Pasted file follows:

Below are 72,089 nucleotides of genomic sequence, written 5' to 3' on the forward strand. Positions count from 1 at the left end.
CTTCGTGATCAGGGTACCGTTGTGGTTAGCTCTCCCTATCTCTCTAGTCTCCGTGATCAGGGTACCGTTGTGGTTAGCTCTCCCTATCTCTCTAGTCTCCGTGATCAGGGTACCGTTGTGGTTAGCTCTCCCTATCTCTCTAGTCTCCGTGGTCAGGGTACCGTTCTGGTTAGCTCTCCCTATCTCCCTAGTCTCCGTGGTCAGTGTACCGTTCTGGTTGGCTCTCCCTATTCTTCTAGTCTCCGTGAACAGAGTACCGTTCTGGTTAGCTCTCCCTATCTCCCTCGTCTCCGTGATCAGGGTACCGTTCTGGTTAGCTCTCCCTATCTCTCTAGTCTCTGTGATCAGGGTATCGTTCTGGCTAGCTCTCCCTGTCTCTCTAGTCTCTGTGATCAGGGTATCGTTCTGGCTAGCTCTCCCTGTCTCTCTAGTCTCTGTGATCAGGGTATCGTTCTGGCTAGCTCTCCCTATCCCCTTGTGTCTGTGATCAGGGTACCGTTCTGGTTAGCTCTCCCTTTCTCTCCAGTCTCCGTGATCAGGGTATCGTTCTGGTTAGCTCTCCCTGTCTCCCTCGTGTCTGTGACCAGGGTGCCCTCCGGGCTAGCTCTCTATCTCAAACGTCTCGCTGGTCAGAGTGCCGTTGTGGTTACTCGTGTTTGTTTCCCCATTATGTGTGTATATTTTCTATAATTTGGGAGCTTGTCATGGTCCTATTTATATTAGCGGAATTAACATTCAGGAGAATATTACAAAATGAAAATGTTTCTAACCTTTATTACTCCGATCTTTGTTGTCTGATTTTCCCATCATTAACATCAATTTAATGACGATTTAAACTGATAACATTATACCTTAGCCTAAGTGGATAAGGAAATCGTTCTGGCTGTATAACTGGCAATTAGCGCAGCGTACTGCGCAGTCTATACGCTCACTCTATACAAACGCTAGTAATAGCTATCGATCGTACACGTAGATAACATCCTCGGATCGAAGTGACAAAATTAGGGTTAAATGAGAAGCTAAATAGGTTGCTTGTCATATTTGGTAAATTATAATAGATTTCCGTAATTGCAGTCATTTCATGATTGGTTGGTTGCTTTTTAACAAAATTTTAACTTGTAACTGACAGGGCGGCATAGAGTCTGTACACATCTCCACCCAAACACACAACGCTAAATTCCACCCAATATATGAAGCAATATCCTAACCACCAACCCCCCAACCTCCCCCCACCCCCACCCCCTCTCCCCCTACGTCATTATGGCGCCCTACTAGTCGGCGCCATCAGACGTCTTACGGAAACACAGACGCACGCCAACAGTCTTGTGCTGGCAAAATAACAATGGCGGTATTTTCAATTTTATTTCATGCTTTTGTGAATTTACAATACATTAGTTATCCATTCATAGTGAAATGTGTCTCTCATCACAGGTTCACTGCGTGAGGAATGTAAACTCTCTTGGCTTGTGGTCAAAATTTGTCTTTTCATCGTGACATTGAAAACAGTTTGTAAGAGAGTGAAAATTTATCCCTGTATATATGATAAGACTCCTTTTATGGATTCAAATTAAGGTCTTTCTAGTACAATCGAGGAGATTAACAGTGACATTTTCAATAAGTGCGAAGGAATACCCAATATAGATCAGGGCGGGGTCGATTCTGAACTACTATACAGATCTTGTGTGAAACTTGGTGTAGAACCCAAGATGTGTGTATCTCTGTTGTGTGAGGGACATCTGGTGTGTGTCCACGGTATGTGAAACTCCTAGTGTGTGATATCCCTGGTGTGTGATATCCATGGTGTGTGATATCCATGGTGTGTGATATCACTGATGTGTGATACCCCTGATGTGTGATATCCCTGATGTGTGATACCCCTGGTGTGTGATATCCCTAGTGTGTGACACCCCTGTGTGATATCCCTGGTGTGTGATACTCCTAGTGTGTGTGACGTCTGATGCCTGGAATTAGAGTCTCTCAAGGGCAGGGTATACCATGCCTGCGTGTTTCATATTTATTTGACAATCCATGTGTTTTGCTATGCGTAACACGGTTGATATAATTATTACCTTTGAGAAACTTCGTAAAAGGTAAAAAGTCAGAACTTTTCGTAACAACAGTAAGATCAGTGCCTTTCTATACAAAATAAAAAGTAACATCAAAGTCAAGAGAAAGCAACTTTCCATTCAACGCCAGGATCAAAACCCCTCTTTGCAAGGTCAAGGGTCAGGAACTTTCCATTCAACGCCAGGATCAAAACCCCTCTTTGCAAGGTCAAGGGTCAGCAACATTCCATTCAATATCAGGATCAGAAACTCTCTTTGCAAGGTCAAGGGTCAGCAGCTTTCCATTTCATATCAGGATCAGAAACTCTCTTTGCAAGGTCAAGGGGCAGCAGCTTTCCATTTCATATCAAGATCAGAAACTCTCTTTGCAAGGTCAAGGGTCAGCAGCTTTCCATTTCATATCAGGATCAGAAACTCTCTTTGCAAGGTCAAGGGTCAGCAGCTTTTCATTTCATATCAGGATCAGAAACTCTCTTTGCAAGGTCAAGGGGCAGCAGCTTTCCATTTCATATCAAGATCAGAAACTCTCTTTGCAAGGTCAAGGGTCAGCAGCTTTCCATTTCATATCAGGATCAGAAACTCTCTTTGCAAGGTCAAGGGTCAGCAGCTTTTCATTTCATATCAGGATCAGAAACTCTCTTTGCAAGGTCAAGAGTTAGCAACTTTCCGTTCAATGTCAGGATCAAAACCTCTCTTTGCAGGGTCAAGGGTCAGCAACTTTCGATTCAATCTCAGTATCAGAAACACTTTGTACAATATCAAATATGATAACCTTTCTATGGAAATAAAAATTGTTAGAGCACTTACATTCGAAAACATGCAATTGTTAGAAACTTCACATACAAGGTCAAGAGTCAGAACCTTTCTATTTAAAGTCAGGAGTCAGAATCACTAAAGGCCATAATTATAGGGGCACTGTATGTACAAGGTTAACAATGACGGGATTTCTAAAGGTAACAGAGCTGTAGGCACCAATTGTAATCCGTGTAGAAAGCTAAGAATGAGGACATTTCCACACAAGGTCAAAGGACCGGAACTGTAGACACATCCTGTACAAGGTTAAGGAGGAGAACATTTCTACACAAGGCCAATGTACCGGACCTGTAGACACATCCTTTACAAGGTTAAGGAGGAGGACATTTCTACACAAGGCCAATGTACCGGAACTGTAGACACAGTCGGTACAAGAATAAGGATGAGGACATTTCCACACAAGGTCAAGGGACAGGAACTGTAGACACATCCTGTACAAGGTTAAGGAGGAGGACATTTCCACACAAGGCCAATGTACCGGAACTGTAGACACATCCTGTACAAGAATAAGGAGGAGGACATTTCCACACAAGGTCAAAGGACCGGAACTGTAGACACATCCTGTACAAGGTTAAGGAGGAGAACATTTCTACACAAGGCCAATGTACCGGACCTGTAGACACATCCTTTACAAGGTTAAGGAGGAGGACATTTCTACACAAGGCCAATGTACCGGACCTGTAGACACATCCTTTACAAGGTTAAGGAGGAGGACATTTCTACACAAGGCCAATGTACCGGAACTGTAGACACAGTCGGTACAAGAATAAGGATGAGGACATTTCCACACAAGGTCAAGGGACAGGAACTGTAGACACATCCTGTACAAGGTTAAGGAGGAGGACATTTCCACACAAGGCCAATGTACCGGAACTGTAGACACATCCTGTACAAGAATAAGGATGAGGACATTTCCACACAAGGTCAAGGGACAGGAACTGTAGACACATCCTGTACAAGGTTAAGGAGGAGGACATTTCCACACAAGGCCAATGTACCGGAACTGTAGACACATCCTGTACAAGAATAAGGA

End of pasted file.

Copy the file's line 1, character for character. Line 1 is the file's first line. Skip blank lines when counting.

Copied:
Below are 72,089 nucleotides of genomic sequence, written 5' to 3' on the forward strand. Positions count from 1 at the left end.